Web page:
Afghanistan 292 for 7 (Rahmat 78, Noor Ali Zadran 51, Kevin O'Brien 3-47) beat Ireland 262 (Porterfield 119, Stirling 68, Rashid 4-48, Dawlat Zadran 4-53) by 30 runs
Scorecard and ball-by-ball details
It was a collapse of some proportion. Ireland, who had looked dominant for a considerable portion of the match, paid the price for making a mess of what should have been a straightforward finish to a chase of 293. From 206 for 2 in the 36th over, they slid drastically to be bowled out for 262 as Afghanistan took a 1-0 lead in the five-match ODI series in Greater Noida.
And it was Rashid Khan, the 18-year old legspinner who once again came to the fore, picking up four wickets, including that of Niall O'Brien that triggered the collapse. Rashid had great support from pacer Dawlat Zadran, who took the wicket that arguably swung the match Afghanistan's way, sending back William Porterfield, whose ravaging 119 had put Ireland on cruise control.
Rashid was held back until the 19th over of the match, and with Porterfield and Paul Stirling going great guns, it begged the question if Asghar Stanikzai had missed a trick. His introduction, however, did nothing to put the brakes on the scoring. His first over yielded 11 and he was taken out after a three-over first spell where he had gone at a run a ball.
He was brought back in the 29th over, and struck with his fourth ball, deceiving Stirling with a googly that was harmlessly chipped back to the bowler. Dawlat's double strike next over - first Porterfield, who was caught driving on the up and then Wilson who was trapped leg before by one that skidded on - gave Afghanistan a real sniff, and they never conceded ground thereafter.
The rest of the order crumbled to a combination of poor strokes and good deliveries as an already sluggish surface showed signs of slowing down even more. Amir Hamza conjured up a beauty, opening up Kevin O'Brien with a length ball that spun away just enough to have him stumped.
Rashid asked more questions of the batsmen, showing great adeptness at using the googly, and struck in each of his last two overs. Tim Murtagh, seeing one drifting away, opened up for a cut but the ball spun in to ping him on the back pad. Then, George Dockrell played for the turn to a quicker one that instead merely straightened and beat the inside edge to trap him in front. By then, Ireland were nine down, and Dawlat wrapped it up when he had Peter Chase top-edge a pull to long-on.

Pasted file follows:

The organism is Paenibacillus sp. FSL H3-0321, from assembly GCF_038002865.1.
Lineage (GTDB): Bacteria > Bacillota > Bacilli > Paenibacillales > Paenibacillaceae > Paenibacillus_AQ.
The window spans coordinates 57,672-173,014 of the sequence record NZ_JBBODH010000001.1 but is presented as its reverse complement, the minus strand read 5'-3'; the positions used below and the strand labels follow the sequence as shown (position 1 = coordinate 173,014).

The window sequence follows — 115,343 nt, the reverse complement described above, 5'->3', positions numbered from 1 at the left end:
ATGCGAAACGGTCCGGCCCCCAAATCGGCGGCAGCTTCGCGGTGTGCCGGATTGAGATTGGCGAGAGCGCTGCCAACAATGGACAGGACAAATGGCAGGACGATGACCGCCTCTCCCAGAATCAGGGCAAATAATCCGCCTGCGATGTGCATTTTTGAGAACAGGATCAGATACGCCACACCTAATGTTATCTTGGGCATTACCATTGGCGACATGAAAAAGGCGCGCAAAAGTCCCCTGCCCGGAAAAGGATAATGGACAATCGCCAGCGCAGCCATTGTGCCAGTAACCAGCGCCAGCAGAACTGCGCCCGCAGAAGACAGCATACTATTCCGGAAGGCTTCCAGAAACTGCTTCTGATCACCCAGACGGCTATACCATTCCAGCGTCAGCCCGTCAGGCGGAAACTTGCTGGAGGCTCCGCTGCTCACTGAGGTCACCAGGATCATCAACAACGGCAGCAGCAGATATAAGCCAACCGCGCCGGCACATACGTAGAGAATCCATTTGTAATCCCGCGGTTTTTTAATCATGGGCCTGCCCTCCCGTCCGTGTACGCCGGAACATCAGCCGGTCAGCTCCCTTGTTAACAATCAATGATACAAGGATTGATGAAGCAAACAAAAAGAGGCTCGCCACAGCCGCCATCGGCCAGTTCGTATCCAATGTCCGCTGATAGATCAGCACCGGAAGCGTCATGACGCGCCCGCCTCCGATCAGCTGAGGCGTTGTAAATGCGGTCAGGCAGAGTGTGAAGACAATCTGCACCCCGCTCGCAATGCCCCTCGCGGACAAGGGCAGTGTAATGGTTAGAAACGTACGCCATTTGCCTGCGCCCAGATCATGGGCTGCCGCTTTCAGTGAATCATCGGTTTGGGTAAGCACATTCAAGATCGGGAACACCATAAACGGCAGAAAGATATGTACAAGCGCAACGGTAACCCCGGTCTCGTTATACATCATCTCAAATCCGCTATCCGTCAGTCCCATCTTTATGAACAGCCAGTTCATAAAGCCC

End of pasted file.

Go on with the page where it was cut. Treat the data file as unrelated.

Before the collapse, Porterfield and Stirling had produced a superb display of batting on a slow pitch. Both batsmen demonstrated the importance of singles and kept the score ticking by nudging the ball either side of the wicket. Porterfield established himself as the dominant partner and was immaculate with his shot selection. Stanikzai's attempt to stack up the off-side field and get his bowlers to bowl full outside off was met with a series of reverse sweeps through third man. Along with Stirling, he added 157 for the second wicket at over a run a ball. Even the dismissal of Stirling hardly slowed him down as he raised his ninth ODI century with a punch off Mohammad Nabi, but could not see his team through.
As with the ball, Afghanistan were solid with the bat. Most of their batsmen came good after Stanikzai opted to make first use of the surface. Mohammad Shahzad played a characteristically entertaining 43 off 41 balls, laced with seven fours and a six and dominated an opening partnership of 68. When he fell, it was to his own undoing, ambling across after pushing a Mulder delivery to midwicket.
But Noor Ali Zadran, in the company of Rahmat Shah, consolidated Afghanistan's position with a second-wicket partnership of 83. Rahmat was all poise and class in his 78, which came with the help of four fours and three sixes. His 92-ball effort took a fair bit out of him, and he fell to a tired shot, holing out to long-on off Kevin O'Brien, Ireland's best bowler on the day. At that point, Afghanistan had lost some ground, having lost three wickets for 46 runs.
Hashmatullah Shahidi and Samiullah Shenwari made up for some of it with a half-century fifth-wicket stand. O'Brien produced a timely double-strike, sending back both batsmen in the space of three balls of the 46th over. But Nabi muscled 34 unbeaten runs off just 19 balls to lift them to what proved to be a very good total on an unhelpful pitch.
Akshay Gopalakrishnan is a sub-editor at ESPNcricinfo